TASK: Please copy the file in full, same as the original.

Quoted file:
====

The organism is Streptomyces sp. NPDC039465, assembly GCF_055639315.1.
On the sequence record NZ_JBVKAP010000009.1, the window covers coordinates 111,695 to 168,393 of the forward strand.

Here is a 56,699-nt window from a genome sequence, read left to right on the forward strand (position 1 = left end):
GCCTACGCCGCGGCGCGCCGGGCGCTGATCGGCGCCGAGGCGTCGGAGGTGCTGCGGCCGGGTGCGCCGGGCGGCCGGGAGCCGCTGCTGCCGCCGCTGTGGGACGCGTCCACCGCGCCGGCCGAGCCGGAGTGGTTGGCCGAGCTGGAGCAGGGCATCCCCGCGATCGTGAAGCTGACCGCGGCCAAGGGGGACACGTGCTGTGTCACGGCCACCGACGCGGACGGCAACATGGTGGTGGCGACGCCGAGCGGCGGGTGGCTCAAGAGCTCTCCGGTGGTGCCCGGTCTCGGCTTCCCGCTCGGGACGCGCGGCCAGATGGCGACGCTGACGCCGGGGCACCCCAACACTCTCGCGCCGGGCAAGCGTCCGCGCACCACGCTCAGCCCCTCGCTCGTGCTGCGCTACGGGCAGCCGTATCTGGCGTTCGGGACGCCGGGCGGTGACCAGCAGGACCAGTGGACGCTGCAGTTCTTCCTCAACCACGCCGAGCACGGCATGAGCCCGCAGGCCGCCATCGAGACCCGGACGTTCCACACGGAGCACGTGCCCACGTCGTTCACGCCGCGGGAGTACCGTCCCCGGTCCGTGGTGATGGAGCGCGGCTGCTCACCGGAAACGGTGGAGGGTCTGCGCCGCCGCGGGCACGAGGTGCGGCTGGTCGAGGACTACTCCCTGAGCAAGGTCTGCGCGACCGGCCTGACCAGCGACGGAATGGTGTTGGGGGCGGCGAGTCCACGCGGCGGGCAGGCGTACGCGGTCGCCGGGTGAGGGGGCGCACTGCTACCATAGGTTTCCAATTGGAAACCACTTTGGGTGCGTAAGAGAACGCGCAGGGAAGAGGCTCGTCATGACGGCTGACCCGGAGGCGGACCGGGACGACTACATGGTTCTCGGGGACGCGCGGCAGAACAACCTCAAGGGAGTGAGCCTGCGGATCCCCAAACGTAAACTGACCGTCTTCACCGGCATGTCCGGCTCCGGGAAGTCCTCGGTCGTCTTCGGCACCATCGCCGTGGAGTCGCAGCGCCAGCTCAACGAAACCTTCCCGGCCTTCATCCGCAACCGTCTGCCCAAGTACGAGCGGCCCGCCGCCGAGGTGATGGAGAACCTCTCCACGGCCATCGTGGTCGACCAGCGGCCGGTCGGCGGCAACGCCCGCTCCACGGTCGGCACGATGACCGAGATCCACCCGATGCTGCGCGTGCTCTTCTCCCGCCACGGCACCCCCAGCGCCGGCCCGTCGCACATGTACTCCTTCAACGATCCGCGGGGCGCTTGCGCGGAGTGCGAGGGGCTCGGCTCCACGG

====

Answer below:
The organism is Streptomyces sp. NPDC039465, assembly GCF_055639315.1.
On the sequence record NZ_JBVKAP010000009.1, the window covers coordinates 111,695 to 168,393 of the forward strand.

Here is a 56,699-nt window from a genome sequence, read left to right on the forward strand (position 1 = left end):
GCCTACGCCGCGGCGCGCCGGGCGCTGATCGGCGCCGAGGCGTCGGAGGTGCTGCGGCCGGGTGCGCCGGGCGGCCGGGAGCCGCTGCTGCCGCCGCTGTGGGACGCGTCCACCGCGCCGGCCGAGCCGGAGTGGTTGGCCGAGCTGGAGCAGGGCATCCCCGCGATCGTGAAGCTGACCGCGGCCAAGGGGGACACGTGCTGTGTCACGGCCACCGACGCGGACGGCAACATGGTGGTGGCGACGCCGAGCGGCGGGTGGCTCAAGAGCTCTCCGGTGGTGCCCGGTCTCGGCTTCCCGCTCGGGACGCGCGGCCAGATGGCGACGCTGACGCCGGGGCACCCCAACACTCTCGCGCCGGGCAAGCGTCCGCGCACCACGCTCAGCCCCTCGCTCGTGCTGCGCTACGGGCAGCCGTATCTGGCGTTCGGGACGCCGGGCGGTGACCAGCAGGACCAGTGGACGCTGCAGTTCTTCCTCAACCACGCCGAGCACGGCATGAGCCCGCAGGCCGCCATCGAGACCCGGACGTTCCACACGGAGCACGTGCCCACGTCGTTCACGCCGCGGGAGTACCGTCCCCGGTCCGTGGTGATGGAGCGCGGCTGCTCACCGGAAACGGTGGAGGGTCTGCGCCGCCGCGGGCACGAGGTGCGGCTGGTCGAGGACTACTCCCTGAGCAAGGTCTGCGCGACCGGCCTGACCAGCGACGGAATGGTGTTGGGGGCGGCGAGTCCACGCGGCGGGCAGGCGTACGCGGTCGCCGGGTGAGGGGGCGCACTGCTACCATAGGTTTCCAATTGGAAACCACTTTGGGTGCGTAAGAGAACGCGCAGGGAAGAGGCTCGTCATGACGGCTGACCCGGAGGCGGACCGGGACGACTACATGGTTCTCGGGGACGCGCGGCAGAACAACCTCAAGGGAGTGAGCCTGCGGATCCCCAAACGTAAACTGACCGTCTTCACCGGCATGTCCGGCTCCGGGAAGTCCTCGGTCGTCTTCGGCACCATCGCCGTGGAGTCGCAGCGCCAGCTCAACGAAACCTTCCCGGCCTTCATCCGCAACCGTCTGCCCAAGTACGAGCGGCCCGCCGCCGAGGTGATGGAGAACCTCTCCACGGCCATCGTGGTCGACCAGCGGCCGGTCGGCGGCAACGCCCGCTCCACGGTCGGCACGATGACCGAGATCCACCCGATGCTGCGCGTGCTCTTCTCCCGCCACGGCACCCCCAGCGCCGGCCCGTCGCACATGTACTCCTTCAACGATCCGCGGGGCGCTTGCGCGGAGTGCGAGGGGCTCGGCTCCACGG